In late October 2013, East Hills resident Jana Goldenberg emailed her neighbors in the village’s Country Estates community, describing a meeting she had with National Grid of New York about converting the neighborhood’s heating services to natural gas.
Having served as a pro bono consultant to neighbors negotiating with utility companies, Goldenberg forwarded her neighbors commitment forms that required residents interested in using gas to submit to National Grid their name, address, phone number, email address and the appliance they’d be willing to convert.
Within a week, commitments began trickling into Goldenberg’s inbox and arriving at her front door, some even at the suggestion of East Hills village officials, according to emails obtained by Blank Slate Media.
Within a month, Goldenberg, now the former Country Estates civic president, said she accumulated commitments from 90 households that were willing to convert to gas.
On Dec. 7, Goldenberg attended an information session at East Hills Village Hall with Country Estates residents, Jim Madsen, of National Grid New York’s gas sales support department, and Phil Bambino, of Philip Bambino Plumbing and Heating.
“I thought National Grid was going to take over that day,” she said. “Instead, [Madsen] said to a packed room to give the agreements to Jana.”
In two-plus years, Goldenberg accumulated approximately 500 agreements from residents throughout the Village of East Hills, according to documents obtained by Blank Slate Media.
During this time, she corresponded regularly via email and telephone conversations with various National Grid employees, Bambino and East Hills Superintendent of Public Works John Salerno.
Rarely, Goldenberg said, did she communicate with members of the East Hills village board, who on Sept. 3 announced at a news conference a partnership with National Grid to extend lines for the installation of gas at no cost to any resident willing to convert.
According to emails dating back to 2013, East Hills officials only began communicating with National Grid this spring, when a marketing strategy for the project’s rollout began to take shape, and often referred residential concerns about the project directly to Goldenberg.
One email, sent to a resident from Village Attorney William Burton dated Oct. 26, 2014 and forwarded to Goldenberg, reads: “Please call your civic association president, Jana Goldenberg for details. She has become an expert and is heading up gas installations in Country Estates.”
Goldenberg was regularly kept abreast of issues National Grid faced in designing schematic diagrams of projects for each household and the village’s Public Works department handling of permit records, according to the emails.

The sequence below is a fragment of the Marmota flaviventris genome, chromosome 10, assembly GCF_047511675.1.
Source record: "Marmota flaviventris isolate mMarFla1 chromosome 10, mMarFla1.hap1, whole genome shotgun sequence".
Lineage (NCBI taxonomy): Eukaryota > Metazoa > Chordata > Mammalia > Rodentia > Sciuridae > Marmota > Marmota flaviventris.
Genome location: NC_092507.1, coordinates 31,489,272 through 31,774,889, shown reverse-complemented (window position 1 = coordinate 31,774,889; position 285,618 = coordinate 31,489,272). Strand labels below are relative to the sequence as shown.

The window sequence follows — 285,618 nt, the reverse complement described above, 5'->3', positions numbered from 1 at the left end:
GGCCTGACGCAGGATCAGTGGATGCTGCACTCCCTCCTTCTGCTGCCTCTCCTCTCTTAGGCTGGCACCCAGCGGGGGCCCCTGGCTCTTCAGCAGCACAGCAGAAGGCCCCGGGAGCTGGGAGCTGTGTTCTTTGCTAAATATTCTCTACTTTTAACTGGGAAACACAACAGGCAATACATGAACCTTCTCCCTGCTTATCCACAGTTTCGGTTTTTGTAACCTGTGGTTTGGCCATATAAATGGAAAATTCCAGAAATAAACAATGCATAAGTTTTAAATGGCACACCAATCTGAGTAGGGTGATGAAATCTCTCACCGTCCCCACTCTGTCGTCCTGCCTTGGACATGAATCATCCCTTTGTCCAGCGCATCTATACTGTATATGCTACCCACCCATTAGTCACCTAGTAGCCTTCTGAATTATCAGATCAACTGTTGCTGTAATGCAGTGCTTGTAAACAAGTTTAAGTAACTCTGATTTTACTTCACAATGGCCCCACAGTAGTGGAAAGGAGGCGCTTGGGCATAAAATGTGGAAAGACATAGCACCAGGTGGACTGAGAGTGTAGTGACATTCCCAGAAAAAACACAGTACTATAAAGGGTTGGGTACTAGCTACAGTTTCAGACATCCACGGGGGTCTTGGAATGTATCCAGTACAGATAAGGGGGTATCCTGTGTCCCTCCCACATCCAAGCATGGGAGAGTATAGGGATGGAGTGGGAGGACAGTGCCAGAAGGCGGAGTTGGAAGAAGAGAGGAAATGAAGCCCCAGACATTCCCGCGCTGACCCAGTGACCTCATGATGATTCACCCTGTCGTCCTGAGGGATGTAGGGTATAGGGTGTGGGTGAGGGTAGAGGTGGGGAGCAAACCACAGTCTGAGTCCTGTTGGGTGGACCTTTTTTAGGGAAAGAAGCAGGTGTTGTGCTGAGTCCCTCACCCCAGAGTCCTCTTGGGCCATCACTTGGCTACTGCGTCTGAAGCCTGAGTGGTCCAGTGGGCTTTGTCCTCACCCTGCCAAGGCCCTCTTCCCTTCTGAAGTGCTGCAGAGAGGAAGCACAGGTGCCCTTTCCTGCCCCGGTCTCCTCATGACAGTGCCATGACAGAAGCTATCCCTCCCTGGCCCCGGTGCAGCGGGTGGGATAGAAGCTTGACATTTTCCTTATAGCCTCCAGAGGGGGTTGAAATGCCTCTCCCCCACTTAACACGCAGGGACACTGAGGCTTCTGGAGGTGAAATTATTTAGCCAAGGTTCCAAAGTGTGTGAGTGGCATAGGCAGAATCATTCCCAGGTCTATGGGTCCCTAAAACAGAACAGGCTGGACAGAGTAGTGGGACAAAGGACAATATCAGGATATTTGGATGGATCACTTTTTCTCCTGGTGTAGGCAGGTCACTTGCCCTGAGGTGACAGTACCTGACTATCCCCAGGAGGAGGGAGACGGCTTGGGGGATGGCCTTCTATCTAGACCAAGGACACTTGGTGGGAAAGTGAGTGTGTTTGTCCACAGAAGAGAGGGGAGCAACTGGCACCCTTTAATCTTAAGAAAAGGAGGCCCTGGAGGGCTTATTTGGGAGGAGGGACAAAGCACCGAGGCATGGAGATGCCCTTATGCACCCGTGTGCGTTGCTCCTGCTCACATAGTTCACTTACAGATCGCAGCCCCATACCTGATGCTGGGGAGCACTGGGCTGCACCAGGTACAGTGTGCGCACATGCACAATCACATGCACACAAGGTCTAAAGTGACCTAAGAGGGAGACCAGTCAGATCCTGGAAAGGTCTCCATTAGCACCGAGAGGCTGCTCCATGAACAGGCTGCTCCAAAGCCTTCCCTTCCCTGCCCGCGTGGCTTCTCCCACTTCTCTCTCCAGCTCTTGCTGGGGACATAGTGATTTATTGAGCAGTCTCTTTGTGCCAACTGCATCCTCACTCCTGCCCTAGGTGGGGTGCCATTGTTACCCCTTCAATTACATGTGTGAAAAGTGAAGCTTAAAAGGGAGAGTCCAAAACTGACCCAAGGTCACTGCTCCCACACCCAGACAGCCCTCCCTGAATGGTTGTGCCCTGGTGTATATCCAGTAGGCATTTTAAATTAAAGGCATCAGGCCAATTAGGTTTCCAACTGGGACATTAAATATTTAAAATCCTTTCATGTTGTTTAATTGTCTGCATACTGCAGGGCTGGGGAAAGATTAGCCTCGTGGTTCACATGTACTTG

She also notified residents of financing programs for gas installation with the New York State Energy Research and Development Authority.
National Grid began approving Country Estates streets for gas installation in February 2014, but according to letters sent to residents, work would not begin until October, far exceeding the utility’s eight- to 10-week period for construction.
In response, Goldenberg suggested residents file complaints of National Grid to the state Public Service Commission.
On several occasions, Goldenberg was told via email that streets would lose their approval if one or two more households were not committed to gas conversion, and National Grid later set an April 22, 2014 deadline requiring residents to complete their agreement forms to include a plumber’s involvement with the installation, according to emails.
Goldenberg sent multiple emails to Country Estates residents reminding them of the deadline, attaching a PDF copy of a commitment form to return to her.
All Country Estates residents were included on the emails, whether they had yet returned a commitment, and Goldenberg and Bambino agreed he would travel the neighborhood on April 21 to sign off on agreements.
One residence that had not committed to gas conversion was that of East Hills Mayor Michael Koblenz, Goldenberg said, but the mayor agreed to have Bambino sign a commitment form prior to the deadline.
During the village’s news conference, Koblenz thanked Goldenberg for her efforts on the project — which she said often included going door-to-door to pick up commitments and emailing neighbors and National Grid at odd hours — she was not invited to attend the news conference.
In an email to Country Estates residents that night, Goldenberg wrote she had only been informed of the news conference that morning but was notified the project was approved that Monday and “to keep this under wraps” until National Grid’s marketing department had the authority to announce it.
Koblenz told Blank Slate Media that the village was not responsible for calling the press conference, saying, “It was very impromptu, very quick. National Grid and [state Sen.] Jack Martins came to us and said, can we make this announcement tomorrow. Two of my trustees were working. I was happy I was able to get there on time because of my own work schedule.”
But National Grid spokeswoman Wendy Ladd said the utility sent a media advisory — which was not sent to the Roslyn Times — to outlets and officials at the village’s request.
“They invited us to their press conference, so they could have invited anyone they wanted to,” she said. “We were there on their behalf.”